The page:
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Read the obituary for Robin Herman, who broke gender barriers in sports journalism

“She was determined, in her personal decisions, to stand up for a more just world.”

Robin Herman. – Provided

Loved ones are remembering Robin Herman, who broke gender barriers in sports journalism, for her “doggedness” and “grit in every arena she entered.”

Herman, 70, passed away Tuesday in Waltham from ovarian cancer. 

“She was most widely known for breaking gender barriers in sports journalism,” her loved ones wrote in her obituary. “She was also a steadfast parent in guiding her two children through the daunting mental health challenges they faced from their teen years. As a resourceful journalist and intuitive writer, she worked for two of the world’s great newspapers, The New York Times and the Washington Post. She was committed as well to her work at the Harvard School of Public Health as Assistant Dean for Communications. And she was determined, in her personal decisions, to stand up for a more just world.”

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Read her full obituary, shared by Levine Chapels, below: 

Robin Cathy Herman, who died Feb. 1 of ovarian cancer at the age of 70, defined intelligence, doggedness, and grit in every arena she entered. But she was most widely known for breaking gender barriers in sports journalism. She was also a steadfast parent in guiding her two children through the daunting mental health challenges they faced from their teen years. As a resourceful journalist and intuitive writer, she worked for two of the world’s great newspapers, The New York Times and the Washington Post. She was committed as well to her work at the Harvard School of Public Health as Assistant Dean for Communications. And she was determined, in her personal decisions, to stand up for a more just world.

Robin spent five sometimes tumultuous years as the first female reporter in the Times sports department. It was her hockey coverage that catapulted Robin into the public eye in 1975 when, at the age of 23, she pressed coaches and general managers to provide equal access to post-game locker rooms so that she and other female reporters could interview players with the same access afforded to male reporters. While male reporters routinely obtained post-game comments from inside the locker rooms, she and other women were excluded and had to implore players to come to the locker room door with a towel around their waist to provide post-game comments.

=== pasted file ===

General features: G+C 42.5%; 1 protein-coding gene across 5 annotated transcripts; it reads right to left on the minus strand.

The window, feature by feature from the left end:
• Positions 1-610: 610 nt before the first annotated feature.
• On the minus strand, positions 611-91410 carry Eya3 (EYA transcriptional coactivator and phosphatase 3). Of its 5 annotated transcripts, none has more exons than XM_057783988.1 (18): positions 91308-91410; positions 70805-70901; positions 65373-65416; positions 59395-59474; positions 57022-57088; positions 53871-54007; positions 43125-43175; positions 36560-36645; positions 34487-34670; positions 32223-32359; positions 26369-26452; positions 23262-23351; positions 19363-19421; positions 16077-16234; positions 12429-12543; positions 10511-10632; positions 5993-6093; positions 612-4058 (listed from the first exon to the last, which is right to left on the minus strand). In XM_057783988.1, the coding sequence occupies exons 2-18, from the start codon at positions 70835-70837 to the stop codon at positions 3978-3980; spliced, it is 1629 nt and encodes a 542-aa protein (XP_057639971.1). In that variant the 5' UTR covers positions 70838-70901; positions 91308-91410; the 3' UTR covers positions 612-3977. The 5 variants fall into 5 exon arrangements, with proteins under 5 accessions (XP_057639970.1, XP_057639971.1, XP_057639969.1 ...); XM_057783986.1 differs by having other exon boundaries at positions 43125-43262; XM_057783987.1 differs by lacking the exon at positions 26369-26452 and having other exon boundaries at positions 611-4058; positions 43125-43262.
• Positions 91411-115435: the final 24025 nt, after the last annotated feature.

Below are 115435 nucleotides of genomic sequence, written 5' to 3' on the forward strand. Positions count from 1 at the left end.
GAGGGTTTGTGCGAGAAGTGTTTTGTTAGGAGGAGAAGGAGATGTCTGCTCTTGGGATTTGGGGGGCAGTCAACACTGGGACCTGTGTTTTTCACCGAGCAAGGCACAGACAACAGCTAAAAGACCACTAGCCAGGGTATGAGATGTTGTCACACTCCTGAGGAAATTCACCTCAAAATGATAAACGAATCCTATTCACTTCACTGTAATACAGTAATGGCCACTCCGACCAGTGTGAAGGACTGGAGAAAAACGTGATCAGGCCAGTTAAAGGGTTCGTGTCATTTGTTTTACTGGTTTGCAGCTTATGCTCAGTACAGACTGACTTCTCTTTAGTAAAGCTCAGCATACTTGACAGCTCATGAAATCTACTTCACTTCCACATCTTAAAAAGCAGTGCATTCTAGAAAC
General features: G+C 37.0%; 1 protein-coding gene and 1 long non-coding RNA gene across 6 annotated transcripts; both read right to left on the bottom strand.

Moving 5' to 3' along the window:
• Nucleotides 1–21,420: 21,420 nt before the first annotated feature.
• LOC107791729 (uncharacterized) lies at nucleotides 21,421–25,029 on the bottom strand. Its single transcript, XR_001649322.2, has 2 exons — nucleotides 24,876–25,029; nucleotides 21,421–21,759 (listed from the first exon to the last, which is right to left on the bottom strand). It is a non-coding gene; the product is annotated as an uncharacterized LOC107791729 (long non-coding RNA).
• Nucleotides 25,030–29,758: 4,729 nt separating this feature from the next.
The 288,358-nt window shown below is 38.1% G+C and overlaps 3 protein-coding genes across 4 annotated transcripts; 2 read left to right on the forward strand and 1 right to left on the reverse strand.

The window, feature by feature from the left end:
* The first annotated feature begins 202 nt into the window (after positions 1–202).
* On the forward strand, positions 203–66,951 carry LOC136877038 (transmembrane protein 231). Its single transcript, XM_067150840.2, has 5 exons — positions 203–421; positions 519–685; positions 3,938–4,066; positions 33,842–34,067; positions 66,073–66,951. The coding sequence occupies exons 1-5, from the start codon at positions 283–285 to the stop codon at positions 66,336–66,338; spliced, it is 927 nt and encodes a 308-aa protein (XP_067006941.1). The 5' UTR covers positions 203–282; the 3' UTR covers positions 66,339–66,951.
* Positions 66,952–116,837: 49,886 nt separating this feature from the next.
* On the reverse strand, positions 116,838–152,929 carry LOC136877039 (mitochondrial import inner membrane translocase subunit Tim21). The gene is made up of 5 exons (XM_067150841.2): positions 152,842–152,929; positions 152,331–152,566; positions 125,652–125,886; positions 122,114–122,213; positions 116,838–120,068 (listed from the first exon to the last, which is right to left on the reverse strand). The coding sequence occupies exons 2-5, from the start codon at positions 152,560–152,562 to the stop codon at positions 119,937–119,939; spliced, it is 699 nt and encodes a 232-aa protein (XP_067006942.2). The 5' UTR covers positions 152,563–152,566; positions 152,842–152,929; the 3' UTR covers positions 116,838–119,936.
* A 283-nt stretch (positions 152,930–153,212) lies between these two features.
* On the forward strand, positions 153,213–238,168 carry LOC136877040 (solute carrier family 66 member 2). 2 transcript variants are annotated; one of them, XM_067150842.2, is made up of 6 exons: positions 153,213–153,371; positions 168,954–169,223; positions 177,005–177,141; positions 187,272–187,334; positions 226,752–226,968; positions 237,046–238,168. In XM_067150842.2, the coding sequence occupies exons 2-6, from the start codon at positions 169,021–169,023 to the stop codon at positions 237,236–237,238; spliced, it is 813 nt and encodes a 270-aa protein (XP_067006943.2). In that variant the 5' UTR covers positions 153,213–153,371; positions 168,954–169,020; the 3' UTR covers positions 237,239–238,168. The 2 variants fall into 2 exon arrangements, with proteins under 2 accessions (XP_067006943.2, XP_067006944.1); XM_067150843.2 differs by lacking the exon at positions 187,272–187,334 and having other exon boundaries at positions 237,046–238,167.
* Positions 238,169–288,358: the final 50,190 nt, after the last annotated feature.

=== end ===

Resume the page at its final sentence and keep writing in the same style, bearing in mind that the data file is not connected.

When the two coaches at the 1975 National Hockey League All-Star game in Montreal equivocated about whether they would bar her from the post-game locker room, Robin walked in. Behind her was a local radio reporter, Marcel St. Cyr. The act cause a sensation. It was the first time women had entered the locker room in North American professional sports, and the cameramen and male journalists already inside turned to interview and photograph Robin.

“I kept saying, ‘I’m not the story; the game is the story,’” she later told an interviewer, reflecting on that night. “But of course that wasn’t the case. The game was boring. A girl in the locker room was a story.”

Her action prompted national news coverage of the broken gender barrier but also generated hate mail and vulgar comments from some players and their wives. She was call a “whore,” a “prostitute,” a “women’s libber,” and worse. Other players, however, supported equal access. At the time, Robin was the only female member of the Professional Hockey Writers Association.